Brave Girl Eating by Harriet Brown
“I don’t want to die, Mommy, but I feel so guilty…I ate a whole Popsicle and I wasn’t even hungry. I ate a piece of fish. I’m a pig, Mommy.”
“‘I’m supposed to be smarter than this,’ she says. ‘I’m supposed to be able to figure things out without screwing up.’
“‘So you think you’re supposed to be better than everyone else in the world?’ I ask, smiling so she knows I’m making a joke. Clearly I am no comedian, because she hears my words as criticism and stalks off.
“The answer is yes, she really does believe she’s supposed to be perfect in a superhuman way.”
“‘If I choose to eat something I don’t have to, then I’m bad,’ she explains. If I choose to eat something I don’t have to. Anorexia is a prison sentence for a crime you didn’t commit, a crime that fills you nevertheless with guilt and dread.”
This book should be mandatory reading for everyone who 1) has an eating disorder, 2) knows someone with an eating disorder or 3) thinks they know something about eating disorders.
Brave Girl Eating is a partial memoir written by a journalist who watched her daughter struggle against anorexia (and a very severe case of it) for over five years. Over the course of six months, she watched her daughter turn from a bright, cheerful 14-year-old girl into an emaciated wreck possessed by guilt, fear and desperation.
Brown writes for a living, and it shows. Her story opens with a parable of sorts; a vivid vignette in which she asks the reader to imagine him or herself in a bakery, starting at french pastries, chocolates and even simple things like sourdough bread through glass cases.
Hunger is a tornado inside of you, she says, a gnawing, constant demon always lurking in a corner of your mind. Your body is shaking, desperate for even a bite of the roll the woman next to you is eating so happily. But your mind, and maybe even something separate from your mind, tells you that if you eat, you’re bad, you’re fat, you’re disgusting, barely worthy of the privilege of living. You don’t deserve to eat, because if you were a better, stronger person, you wouldn’t need to.
With that, Harriet Brown manages to take even the most well-adjusted eater into a nightmare of starvation. She writes with amazing candor and clarity, aided in part by how open her daughter was with her and how clearly she was able to articulate how anorexia feels. Kitty, the daughter, wants to eat, is dying to eat — but she knows that if she eats, she’ll hate herself for being a fat, disgusting pig. In that case, who wouldn’t restrict their food intake?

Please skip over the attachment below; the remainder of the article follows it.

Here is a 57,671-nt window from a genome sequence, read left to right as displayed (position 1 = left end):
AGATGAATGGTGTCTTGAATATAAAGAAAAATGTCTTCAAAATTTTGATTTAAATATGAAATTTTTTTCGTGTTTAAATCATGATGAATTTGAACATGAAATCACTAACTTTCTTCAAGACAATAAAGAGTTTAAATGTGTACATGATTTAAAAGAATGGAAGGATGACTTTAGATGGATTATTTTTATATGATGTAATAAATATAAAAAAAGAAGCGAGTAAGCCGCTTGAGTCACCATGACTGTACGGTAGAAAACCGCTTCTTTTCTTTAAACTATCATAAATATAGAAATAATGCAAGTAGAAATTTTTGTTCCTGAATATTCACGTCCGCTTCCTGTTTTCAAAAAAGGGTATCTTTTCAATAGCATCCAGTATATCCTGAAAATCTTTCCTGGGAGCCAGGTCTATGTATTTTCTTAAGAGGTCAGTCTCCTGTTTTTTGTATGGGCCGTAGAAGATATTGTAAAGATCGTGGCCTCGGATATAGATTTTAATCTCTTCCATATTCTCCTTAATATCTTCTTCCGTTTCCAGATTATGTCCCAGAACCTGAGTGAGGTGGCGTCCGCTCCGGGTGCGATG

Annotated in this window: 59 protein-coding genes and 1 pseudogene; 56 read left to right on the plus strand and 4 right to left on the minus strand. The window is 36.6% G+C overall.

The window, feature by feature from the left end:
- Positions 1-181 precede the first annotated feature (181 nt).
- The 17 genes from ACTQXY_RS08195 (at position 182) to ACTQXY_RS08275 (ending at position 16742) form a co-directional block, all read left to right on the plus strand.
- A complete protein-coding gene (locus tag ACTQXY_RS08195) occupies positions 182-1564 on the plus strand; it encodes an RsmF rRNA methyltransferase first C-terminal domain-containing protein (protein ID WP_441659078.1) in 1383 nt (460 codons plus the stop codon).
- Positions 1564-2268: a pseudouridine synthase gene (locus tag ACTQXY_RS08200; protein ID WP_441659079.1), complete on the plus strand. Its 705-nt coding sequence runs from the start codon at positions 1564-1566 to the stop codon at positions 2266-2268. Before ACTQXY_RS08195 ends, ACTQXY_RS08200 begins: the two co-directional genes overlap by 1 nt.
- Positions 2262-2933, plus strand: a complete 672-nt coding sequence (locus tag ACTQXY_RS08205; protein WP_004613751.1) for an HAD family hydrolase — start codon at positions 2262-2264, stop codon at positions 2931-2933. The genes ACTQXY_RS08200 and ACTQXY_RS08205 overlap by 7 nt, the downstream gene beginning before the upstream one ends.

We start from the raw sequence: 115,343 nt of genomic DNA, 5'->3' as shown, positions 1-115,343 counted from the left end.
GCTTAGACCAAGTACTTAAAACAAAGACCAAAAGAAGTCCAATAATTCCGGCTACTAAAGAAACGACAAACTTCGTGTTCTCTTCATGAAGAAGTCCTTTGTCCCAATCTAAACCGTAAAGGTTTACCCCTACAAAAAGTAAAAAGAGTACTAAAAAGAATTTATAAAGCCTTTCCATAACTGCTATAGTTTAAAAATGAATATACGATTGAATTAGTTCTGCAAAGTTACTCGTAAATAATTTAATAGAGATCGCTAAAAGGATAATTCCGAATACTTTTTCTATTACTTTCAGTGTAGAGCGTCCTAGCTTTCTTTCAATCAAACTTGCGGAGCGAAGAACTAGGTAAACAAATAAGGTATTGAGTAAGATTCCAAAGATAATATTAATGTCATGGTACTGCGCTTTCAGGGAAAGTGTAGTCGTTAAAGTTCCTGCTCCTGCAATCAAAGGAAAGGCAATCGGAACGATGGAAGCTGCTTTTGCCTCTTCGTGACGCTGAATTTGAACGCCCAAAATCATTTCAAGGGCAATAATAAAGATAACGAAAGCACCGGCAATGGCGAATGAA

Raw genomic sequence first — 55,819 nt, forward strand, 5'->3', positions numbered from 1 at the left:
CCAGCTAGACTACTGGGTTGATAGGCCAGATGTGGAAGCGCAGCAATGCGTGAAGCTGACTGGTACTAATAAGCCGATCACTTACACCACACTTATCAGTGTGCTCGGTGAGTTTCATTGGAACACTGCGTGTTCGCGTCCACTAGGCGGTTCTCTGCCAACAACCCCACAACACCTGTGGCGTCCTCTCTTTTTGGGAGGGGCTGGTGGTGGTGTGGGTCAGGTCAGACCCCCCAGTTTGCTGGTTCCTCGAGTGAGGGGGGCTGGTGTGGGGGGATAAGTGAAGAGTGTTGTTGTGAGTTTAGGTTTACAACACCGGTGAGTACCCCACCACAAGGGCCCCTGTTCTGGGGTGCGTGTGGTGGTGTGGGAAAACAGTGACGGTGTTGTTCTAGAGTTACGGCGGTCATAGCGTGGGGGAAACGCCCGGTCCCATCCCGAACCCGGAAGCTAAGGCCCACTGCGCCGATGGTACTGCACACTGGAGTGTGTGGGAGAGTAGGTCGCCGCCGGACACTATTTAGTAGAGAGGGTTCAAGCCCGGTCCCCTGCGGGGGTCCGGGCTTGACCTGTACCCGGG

Brown sheds light on a topic that is difficult to understand for anyone who hasn’t struggled with an eating disorder, or watched others struggle. She also places her daughter’s disease in incredible context, examining various schools of thought about anorexia’s causes and the best way to treat it.
Brown and her family choose family-based therapy rather than putting Kitty in a residential facility, giving her a front-row seat for Kitty’s recovery. The most harrowing scenes involve the process of refeeding, which is re-introducing an anorexic person to the process of eating and attempting to bring them up to a healthy weight.
This is incredibly difficult, as most anorexics have made themselves hypermetabolic and therefore burn through calories much more quickly than a normal person. For Kitty to gain weight, she must choke down 4,000 calories a day — far more than she had been limiting herself to before, roughly 500 calories a day. Over and over again, Brown must fight to get Kitty to suck down a daily milkshake, two high-calorie protein bars and countless slices of toast with butter and cinnamon sugar.
Throughout it all, Brown shows an incredible sensitivity to the disease. She never confuses her daughter with the anorexia, and she always makes it clear that Kitty is not doing the typical teenage “oh, I’m so fat” schtick. Kitty truly believes she is disgusting, that eating fish will make her gain ten pounds overnight. When she looks in the mirror, she sees rolls of fat. Anorexia is actually causing her to be delusional. She is not making these feelings up.
I won’t lie to you, this book is grim. It’s scary even for me, and I’ve seen anorexia up close and personal. Kitty’s body and even her mental health are being absolutely ravaged by her disease, and Brown never minces words in order to make the reader more comfortable. Her honesty and her ability to stare anorexia unflinchingly in the face make this book required reading for anyone who is forced to do the same.